Easter - What The Resurrection Means For Us
It’s Easter, so you know we’re zeroing in on the resurrection, don’t ya? By way of backdrop, Jesus is crucified and was buried in a tomb owned by Joseph of Arimathea, a prominent and wealthy individual who also was a member of the Sanhedrin, the religious overlords of Judea working under the watchful eye of the Roman occupiers. That gets us up to our text for today out of John, chapter 20.
John 20:1-18 - Now on the first day of the week Mary Magdalene came to the tomb early, while it was still dark, and saw that the stone had been taken away from the tomb. So she ran and went to Simon Peter and the other disciple, the one whom Jesus loved, and said to them, "They have taken the Lord out of the tomb, and we do not know where they have laid him.” So Peter went out with the other disciple, and they were going toward the tomb. Both of them were running together, but the other disciple outran Peter and reached the tomb first. And stooping to look in, he saw the linen cloths lying there, but he did not go in. Then Simon Peter came, following him, and went into the tomb. He saw the linen cloths lying there, and the face cloth, which had been on Jesus' head, not lying with the linen cloths but folded up in a place by itself. Then the other disciple, who had reached the tomb first, also went in, and he saw and believed; for as yet they did not understand the Scripture, that he must rise from the dead. Then the disciples went back to their homes. But Mary stood weeping outside the tomb, and as she wept she stooped to look into the tomb. And she saw two angels in white, sitting where the body of Jesus had lain, one at the head and one at the feet. They said to her, "Woman, why are you weeping?" She said to them, "They have taken away my Lord, and I do not know where they have laid him." Having said this, she turned around and saw Jesus standing, but she did not know that it was Jesus. Jesus said to her, "Woman, why are you weeping? Whom are you seeking?" Supposing him to be the gardener, she said to him, "Sir, if you have carried him away, tell me where you have laid him, and I will take him away." Jesus said to her, "Mary." She turned and said to him in Aramaic, "Rabboni!" (which means Teacher). Jesus said to her, "Do not cling to me, for I have not yet ascended to the Father; but go to my brothers and say to them, 'I am ascending to my Father and your Father, to my God and your God.'" Mary Magdalene went and announced to the disciples, "I have seen the Lord"—and that he had said these things to her.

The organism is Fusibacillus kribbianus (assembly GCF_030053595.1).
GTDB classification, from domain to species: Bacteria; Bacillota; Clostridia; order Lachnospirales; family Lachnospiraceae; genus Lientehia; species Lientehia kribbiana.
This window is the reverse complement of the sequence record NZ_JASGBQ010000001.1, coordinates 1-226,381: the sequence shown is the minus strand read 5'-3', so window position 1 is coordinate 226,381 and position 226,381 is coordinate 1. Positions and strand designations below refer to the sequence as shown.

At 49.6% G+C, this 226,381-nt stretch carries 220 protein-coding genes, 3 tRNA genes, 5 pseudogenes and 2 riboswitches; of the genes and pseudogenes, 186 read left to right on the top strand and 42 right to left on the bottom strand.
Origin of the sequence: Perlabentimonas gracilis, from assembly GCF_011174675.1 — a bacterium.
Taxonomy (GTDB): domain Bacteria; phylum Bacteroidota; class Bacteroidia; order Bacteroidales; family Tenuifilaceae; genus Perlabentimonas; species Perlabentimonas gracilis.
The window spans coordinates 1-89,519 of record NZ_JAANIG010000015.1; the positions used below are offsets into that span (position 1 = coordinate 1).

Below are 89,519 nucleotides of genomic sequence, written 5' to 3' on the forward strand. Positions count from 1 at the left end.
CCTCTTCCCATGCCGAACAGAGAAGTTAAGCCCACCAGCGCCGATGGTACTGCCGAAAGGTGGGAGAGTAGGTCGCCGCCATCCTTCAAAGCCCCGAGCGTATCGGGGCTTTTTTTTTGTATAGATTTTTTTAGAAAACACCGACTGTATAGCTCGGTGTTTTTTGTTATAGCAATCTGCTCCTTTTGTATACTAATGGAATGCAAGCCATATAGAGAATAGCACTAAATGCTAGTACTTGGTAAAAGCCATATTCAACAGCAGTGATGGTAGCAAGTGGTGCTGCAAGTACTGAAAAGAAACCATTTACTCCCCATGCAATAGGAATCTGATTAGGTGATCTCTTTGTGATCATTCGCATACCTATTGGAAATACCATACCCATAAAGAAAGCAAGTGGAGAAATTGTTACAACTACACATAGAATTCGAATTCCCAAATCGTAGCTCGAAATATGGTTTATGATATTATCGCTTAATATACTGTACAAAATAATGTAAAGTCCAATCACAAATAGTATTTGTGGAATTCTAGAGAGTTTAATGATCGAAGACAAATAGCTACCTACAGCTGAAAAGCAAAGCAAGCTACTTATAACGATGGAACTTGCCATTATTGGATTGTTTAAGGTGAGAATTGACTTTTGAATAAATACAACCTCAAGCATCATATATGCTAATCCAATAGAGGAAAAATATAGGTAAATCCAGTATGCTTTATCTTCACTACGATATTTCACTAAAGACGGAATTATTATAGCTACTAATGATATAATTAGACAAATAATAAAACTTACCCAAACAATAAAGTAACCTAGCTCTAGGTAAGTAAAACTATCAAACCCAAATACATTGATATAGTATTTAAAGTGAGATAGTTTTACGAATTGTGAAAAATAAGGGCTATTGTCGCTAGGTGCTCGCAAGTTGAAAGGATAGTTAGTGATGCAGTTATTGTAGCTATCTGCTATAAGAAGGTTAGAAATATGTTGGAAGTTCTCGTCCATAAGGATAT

I am not going to spend time on proof for the resurrection, although plenty of proof exists—not the least of which is that the church of Jesus Christ is still churning just fine 2,000 years later. Oh, one more. Of all those during Jesus’ time who claimed to be the Messiah, Jesus is the only one anyone who isn’t an academic focused on trivia even remembers here in 2016. I’ll stop there or I’ll never get to what I want to do, which is to answer a simple question: What does the resurrection mean for us today? And I’ll just point out two specific things.
1. The resurrection tells us that we can be forgiven.
I came across a great little article in a British newspaper about a guy who was heading across London for a job interview on the Tube, London’s subway system. This fellow got so frustrated trying to get off his subway car at the exit that he started cursing at another passenger to get out of his way. It turns out that this the object of his venom was also getting off at at the same stop, and the cursing man continued the barrage on the platform as he hurried off. Cursing man gets to his interview, and who do you think was scheduled to interview him for the job? Oh, yeah, that other passenger. And cursing man didn’t even realize that was who was interviewing him until halfway through the interview. At that point, he’s thinking, “Man, no way I’m getting this job.” And he was right. You don’t treat your prospective boss that way and expect anything good to happen.
Let’s take that back to the resurrection of Jesus. How would those disciples have felt discovering Jesus had come back to life? Maybe some excitement? Possibly. Maybe some trepidation? Assuredly. After all, virtually all of them had deserted, denied, and doubted Jesus. But here He is—alive. They had to be thinking there was no way they were still in good with Jesus. Peter even cussed Jesus out when he was accused of having been a follower of Jesus.
But here’s where John’s account gets very cool. Did you hear what Jesus tells Mary? Go to my brothers. Jesus had never referred to his disciples as brothers until right then. He refers to God the Father as “Your Father,” another thing Jesus had never said up to now. See, something changed because of that cross and that resurrection, something that made them Jesus’ brothers and God their father. Something had won for them forgiveness for all that deserting and denying and doubting. It’s almost as if the resurrection declared that the cross had worked.
And it’s important to note that Jesus doesn’t tell Mary to go tell the disciples that He’s giving them a second chance. I know we like to believe God is a God of second chances, but this text suggests otherwise. He’s not a God of do-overs. God, in the death and resurrection of Jesus, declares not a do-over, but it’s all done. Jesus got it all done for us.
You might not know it, but you and I should be delighted we don’t get a do-over. Why? Well, you know you, don’t you? If you had your slate wiped completely clean for your do-over, how long do you think it would take before you fell prey to your favorite sin? Yep, not long. We’d still be toast. So, it’s wonderful that the cross and resurrection secured for us through Jesus the total payment for all our sins, past, present, and future. Well, not for everyone in the world, because not everyone in the world takes Jesus up on the offer to declare Him savior and king. But for those who do, for those who follow Him, it’s no do-over. It’s done!